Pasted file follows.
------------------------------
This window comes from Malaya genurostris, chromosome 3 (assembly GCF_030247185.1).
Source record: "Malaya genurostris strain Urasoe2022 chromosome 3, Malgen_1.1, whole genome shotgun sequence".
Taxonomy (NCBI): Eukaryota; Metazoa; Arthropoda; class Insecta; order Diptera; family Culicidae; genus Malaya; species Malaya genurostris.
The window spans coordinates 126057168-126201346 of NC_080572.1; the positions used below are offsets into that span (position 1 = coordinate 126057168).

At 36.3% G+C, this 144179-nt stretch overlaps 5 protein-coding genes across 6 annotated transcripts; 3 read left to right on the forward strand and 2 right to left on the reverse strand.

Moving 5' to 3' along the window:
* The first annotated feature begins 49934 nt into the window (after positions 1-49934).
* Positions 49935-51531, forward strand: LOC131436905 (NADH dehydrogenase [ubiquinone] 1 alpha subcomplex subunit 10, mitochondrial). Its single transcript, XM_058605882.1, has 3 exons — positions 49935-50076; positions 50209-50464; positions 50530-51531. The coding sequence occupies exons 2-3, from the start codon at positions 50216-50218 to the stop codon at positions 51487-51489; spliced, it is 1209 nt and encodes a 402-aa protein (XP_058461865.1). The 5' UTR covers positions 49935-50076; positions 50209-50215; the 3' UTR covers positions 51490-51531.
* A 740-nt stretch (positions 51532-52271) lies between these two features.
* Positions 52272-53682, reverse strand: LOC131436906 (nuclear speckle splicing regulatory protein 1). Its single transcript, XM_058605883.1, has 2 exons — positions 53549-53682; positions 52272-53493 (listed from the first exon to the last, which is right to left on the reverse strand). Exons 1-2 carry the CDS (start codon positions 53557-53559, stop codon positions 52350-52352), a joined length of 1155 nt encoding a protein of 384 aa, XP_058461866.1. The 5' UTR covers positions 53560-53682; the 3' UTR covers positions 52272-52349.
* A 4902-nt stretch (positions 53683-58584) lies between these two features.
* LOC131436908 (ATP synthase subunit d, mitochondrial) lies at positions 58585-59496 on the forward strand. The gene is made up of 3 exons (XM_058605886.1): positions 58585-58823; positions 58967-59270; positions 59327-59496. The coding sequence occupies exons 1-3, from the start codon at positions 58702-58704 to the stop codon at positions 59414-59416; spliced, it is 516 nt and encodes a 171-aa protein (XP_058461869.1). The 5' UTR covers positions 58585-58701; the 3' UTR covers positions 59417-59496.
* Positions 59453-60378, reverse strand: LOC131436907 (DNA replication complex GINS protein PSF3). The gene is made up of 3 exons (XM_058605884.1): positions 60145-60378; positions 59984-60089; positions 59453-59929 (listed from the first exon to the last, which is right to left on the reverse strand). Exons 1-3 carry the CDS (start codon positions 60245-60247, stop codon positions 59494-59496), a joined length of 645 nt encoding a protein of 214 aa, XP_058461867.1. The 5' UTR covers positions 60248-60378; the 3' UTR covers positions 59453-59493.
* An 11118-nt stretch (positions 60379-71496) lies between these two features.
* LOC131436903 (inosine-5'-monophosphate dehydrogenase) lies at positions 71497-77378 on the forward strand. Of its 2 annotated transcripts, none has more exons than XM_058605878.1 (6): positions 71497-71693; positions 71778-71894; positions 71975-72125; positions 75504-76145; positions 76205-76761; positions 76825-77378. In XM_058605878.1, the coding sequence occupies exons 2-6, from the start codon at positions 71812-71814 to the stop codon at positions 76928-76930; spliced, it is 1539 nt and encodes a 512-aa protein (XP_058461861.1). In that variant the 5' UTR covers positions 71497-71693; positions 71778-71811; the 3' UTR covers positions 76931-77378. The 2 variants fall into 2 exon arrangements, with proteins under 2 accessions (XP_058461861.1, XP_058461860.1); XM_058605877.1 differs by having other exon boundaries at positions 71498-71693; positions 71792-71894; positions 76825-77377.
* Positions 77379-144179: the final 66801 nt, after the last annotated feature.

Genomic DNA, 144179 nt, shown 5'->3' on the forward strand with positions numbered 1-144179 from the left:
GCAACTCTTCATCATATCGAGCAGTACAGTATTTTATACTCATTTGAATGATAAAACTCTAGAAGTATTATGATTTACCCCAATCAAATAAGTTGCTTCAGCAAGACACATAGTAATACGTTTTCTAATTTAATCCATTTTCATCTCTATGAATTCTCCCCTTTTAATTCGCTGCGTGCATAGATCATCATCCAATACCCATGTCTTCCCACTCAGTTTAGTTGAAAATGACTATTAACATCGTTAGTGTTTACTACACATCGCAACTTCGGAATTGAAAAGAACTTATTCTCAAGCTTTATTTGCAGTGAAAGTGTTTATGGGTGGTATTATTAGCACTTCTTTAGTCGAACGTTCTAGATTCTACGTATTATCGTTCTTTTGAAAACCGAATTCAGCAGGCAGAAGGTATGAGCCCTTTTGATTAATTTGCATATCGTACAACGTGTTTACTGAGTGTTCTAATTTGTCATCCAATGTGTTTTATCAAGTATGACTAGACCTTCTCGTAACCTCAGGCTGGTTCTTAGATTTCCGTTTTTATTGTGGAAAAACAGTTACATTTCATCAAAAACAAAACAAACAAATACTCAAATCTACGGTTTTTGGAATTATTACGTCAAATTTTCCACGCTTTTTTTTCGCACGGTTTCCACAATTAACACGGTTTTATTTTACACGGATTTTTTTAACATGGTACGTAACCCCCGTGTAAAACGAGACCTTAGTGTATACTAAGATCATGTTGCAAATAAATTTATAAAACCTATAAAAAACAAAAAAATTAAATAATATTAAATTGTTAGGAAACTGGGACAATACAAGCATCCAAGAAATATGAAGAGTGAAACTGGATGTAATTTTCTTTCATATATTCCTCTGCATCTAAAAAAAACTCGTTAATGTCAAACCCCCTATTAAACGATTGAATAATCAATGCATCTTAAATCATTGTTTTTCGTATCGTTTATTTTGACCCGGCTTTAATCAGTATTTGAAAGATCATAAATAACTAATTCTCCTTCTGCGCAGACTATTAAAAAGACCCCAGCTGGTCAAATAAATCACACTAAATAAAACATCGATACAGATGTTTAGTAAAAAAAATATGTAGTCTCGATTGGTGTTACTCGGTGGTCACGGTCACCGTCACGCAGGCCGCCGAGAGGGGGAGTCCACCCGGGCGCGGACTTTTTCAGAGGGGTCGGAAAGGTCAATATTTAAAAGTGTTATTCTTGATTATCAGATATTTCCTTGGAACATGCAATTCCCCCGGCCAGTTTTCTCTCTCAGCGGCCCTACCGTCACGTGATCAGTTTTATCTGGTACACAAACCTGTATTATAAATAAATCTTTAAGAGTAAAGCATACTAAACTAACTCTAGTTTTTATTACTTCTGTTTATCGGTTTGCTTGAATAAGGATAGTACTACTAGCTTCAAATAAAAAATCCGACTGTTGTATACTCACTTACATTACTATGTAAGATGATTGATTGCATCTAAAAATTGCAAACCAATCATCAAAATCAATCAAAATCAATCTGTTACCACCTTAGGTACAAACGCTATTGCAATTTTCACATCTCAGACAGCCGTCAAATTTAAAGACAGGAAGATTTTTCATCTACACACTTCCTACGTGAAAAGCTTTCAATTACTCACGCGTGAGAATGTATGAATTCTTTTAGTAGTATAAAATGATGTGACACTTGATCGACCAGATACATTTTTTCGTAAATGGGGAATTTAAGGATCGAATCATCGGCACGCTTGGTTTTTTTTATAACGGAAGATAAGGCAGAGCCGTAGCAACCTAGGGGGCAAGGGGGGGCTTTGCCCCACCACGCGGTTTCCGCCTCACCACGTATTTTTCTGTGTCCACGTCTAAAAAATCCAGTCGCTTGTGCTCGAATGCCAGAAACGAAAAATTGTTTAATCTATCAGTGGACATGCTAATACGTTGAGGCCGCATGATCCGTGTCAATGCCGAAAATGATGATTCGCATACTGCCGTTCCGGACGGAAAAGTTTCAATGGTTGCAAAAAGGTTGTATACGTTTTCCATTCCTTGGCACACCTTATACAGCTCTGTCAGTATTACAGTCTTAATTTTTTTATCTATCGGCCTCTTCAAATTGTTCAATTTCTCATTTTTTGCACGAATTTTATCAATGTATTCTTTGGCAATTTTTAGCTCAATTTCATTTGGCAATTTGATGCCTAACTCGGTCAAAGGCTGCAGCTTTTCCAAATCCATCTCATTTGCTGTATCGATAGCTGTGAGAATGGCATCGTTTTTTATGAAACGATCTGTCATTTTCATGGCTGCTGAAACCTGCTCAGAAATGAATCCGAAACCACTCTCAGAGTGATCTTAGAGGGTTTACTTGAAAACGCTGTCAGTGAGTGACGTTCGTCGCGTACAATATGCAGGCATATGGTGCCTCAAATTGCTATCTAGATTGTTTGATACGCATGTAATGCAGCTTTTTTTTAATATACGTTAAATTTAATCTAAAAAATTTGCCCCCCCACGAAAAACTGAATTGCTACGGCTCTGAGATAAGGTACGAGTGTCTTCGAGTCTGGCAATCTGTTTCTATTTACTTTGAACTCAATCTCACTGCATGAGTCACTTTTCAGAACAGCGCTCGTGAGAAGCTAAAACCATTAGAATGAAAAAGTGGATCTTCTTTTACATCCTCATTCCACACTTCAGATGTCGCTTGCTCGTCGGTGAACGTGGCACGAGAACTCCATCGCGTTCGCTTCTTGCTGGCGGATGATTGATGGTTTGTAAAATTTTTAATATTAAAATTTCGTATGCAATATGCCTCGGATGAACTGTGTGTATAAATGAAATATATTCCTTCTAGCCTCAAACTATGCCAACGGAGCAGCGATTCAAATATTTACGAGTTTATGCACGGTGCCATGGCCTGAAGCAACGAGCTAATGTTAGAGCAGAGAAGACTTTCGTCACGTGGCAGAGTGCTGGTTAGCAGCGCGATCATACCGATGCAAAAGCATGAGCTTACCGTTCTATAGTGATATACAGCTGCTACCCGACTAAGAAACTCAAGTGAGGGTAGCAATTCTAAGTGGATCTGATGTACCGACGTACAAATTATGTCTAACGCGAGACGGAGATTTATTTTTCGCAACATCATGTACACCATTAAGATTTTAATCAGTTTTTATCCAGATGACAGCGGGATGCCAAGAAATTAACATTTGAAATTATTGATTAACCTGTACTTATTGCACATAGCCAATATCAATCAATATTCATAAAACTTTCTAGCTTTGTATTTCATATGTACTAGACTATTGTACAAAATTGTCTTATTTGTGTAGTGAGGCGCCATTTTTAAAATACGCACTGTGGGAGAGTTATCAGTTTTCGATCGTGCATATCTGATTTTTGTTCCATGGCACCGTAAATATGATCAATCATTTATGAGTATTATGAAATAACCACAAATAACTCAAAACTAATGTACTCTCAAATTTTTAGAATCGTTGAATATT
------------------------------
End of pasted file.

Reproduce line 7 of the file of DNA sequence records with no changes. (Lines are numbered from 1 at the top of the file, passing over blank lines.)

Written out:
* The first annotated feature begins 49934 nt into the window (after positions 1-49934).